Full text loading...
No data available.
Please log in to see this content.
You have no subscription access to this content.
No metrics data to plot.
The attempt to load metrics for this article has failed.
The attempt to plot a graph for these metrics has failed.
OPTICAL FREQUENCY TRANSLATION OF MODE‐LOCKED LASER PULSES
1.L. E. Hargrove, R. L. Fork, and M. A. Pollack, Appl. Phys. Letters 5, 4 (1964).
2.L. Grodzins and E. A. Phillips, Phys. Rev. 124, 774 (1961).
3.F. P. Küpper and E. Fünfer, Phys. Letters 19, 486 (1965).
4.G. E. Peterson, A. A. Ballman, P. V. Lenzo, and P. M. Bridenbaugh, Appl. Phys. Letters 5, 62 (1964).
5.K. Nassau, H. J. Levinstein, and G. M. Loiacono, J. Phys. Chem. Solids 27, 983 and (1966).
6.E. H. Turner, Appl. Phys. Letters 8, 303 (1966).
7.G. D. Boyd, Robert C. Miller, K. Nassau, W. L. Bond, and A. Savage, Appl. Phys. Letters 5, 234 (1964).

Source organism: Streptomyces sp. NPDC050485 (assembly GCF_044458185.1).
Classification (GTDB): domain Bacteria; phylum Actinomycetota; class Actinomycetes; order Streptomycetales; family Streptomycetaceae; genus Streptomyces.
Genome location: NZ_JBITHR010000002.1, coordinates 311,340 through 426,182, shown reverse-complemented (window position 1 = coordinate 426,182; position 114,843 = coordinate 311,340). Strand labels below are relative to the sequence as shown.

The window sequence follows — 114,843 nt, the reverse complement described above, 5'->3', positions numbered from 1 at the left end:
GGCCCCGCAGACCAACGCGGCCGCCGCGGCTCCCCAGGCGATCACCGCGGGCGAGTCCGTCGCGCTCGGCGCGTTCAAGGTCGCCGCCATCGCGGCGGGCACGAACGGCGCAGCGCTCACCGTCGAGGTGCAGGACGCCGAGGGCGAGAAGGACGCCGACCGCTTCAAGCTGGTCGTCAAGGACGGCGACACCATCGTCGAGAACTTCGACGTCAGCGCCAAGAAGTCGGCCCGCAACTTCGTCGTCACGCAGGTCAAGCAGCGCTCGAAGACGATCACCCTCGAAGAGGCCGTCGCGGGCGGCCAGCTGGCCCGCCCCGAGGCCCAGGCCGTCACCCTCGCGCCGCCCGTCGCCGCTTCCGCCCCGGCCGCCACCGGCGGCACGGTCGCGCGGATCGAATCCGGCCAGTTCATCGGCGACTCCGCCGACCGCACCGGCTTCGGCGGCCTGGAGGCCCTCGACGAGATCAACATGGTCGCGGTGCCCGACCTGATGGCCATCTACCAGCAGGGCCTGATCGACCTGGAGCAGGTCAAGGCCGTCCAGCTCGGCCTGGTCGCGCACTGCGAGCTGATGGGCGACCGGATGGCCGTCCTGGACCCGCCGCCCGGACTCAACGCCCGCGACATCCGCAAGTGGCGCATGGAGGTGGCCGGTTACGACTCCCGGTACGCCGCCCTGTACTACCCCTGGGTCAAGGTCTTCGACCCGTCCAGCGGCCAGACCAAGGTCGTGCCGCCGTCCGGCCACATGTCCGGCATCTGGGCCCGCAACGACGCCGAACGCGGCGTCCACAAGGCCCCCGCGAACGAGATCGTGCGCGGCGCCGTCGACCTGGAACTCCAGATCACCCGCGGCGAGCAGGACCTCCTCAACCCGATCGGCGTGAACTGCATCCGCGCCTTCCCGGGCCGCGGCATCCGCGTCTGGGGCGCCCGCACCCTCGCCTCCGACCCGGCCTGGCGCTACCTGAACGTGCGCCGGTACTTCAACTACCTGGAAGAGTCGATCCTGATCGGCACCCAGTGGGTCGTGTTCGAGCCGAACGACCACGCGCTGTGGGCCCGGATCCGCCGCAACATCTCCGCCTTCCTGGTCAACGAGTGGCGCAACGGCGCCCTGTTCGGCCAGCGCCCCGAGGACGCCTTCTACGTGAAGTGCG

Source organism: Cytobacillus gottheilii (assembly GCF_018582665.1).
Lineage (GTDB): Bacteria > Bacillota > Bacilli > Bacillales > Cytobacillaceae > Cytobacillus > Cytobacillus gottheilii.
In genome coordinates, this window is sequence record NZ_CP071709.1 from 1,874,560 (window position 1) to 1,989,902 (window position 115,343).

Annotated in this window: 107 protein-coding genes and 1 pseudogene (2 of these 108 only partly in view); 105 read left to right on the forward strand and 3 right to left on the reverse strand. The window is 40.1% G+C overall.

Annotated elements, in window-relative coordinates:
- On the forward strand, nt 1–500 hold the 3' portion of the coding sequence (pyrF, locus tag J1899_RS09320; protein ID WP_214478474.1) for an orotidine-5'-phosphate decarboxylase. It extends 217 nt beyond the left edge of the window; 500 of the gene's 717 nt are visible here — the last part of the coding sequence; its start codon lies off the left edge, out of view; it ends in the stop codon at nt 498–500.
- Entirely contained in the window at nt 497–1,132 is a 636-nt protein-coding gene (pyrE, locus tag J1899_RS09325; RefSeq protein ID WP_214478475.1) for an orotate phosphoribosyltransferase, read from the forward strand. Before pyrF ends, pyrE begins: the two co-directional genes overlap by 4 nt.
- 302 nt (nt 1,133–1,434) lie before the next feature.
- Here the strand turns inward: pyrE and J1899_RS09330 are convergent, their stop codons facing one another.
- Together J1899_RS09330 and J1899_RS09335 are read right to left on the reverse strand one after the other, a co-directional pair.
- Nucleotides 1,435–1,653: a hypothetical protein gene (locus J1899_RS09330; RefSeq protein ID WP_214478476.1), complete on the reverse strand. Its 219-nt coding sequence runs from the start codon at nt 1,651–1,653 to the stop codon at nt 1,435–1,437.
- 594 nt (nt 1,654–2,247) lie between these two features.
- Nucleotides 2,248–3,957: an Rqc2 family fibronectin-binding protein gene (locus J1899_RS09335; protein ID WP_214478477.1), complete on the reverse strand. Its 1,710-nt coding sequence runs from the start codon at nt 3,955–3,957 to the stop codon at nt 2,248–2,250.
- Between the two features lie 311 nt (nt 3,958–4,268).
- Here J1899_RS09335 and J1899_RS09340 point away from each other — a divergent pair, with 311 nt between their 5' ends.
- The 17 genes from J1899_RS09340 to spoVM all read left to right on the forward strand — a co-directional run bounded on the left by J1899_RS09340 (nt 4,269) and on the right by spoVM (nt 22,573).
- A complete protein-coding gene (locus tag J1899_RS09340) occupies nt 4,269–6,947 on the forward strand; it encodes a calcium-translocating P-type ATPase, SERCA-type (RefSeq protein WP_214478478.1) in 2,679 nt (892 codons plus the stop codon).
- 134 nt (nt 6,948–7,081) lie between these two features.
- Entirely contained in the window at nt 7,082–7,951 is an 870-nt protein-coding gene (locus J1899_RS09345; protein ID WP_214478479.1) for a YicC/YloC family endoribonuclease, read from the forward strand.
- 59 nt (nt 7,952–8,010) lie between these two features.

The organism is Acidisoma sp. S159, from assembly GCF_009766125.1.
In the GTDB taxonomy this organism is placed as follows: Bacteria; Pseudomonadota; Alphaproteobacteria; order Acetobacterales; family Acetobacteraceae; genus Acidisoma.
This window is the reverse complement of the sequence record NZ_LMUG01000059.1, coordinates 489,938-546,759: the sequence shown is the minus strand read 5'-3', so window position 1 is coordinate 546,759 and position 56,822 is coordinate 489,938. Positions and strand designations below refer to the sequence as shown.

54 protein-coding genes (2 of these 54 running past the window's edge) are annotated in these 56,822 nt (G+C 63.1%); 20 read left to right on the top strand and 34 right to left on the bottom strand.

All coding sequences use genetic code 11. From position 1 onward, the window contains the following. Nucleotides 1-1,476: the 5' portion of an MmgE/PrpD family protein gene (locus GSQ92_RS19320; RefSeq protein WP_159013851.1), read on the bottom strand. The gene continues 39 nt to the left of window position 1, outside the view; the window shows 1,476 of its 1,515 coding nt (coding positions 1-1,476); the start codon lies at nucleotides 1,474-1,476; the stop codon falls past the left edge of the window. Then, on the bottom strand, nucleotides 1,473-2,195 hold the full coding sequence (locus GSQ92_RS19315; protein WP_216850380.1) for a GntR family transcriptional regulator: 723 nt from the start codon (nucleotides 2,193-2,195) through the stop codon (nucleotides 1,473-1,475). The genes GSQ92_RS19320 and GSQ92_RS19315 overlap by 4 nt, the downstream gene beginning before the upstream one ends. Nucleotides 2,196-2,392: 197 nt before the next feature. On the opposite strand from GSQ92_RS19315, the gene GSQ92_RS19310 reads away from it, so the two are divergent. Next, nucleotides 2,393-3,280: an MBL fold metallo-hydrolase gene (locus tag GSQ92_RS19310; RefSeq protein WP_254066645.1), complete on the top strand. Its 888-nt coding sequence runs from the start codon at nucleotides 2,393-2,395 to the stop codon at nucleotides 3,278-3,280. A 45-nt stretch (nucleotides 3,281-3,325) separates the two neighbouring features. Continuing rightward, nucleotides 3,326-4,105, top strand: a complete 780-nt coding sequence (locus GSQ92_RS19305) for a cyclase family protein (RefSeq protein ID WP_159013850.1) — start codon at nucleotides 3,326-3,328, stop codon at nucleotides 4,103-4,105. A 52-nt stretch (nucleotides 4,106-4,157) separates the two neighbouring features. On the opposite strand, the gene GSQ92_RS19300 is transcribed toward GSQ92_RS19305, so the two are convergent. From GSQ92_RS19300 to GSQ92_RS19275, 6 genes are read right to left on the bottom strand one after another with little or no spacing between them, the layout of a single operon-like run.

8.J. F. Nye, Physical Properties of Crystals, University Press, Oxford, 1960.
9.C. G. B. Garrett (private communication).
10.Note added September 16, 1966. The scheme described here differs from that proposed and demonstrated by C. F. Buhrer, D. Baird and E. M. Conwell, Appl. Phys. Letters 1, 46 (1962). The latter authors’ scheme is more general since it can be applied to ordinary (non‐mode‐locked) laser beams and to incoherent light. It is, however, more difficult to realize in practice, and provides a fixed shift, determined by the frequency of the oscillator. The present scheme allows continuous tuning, and the conversion efficiency from incident light to shifted light is essentially 100% (disregarding reflection losses). The method of Buhrer et al. is also capable in principle of 100% conversion efficiency.
Article metrics loading...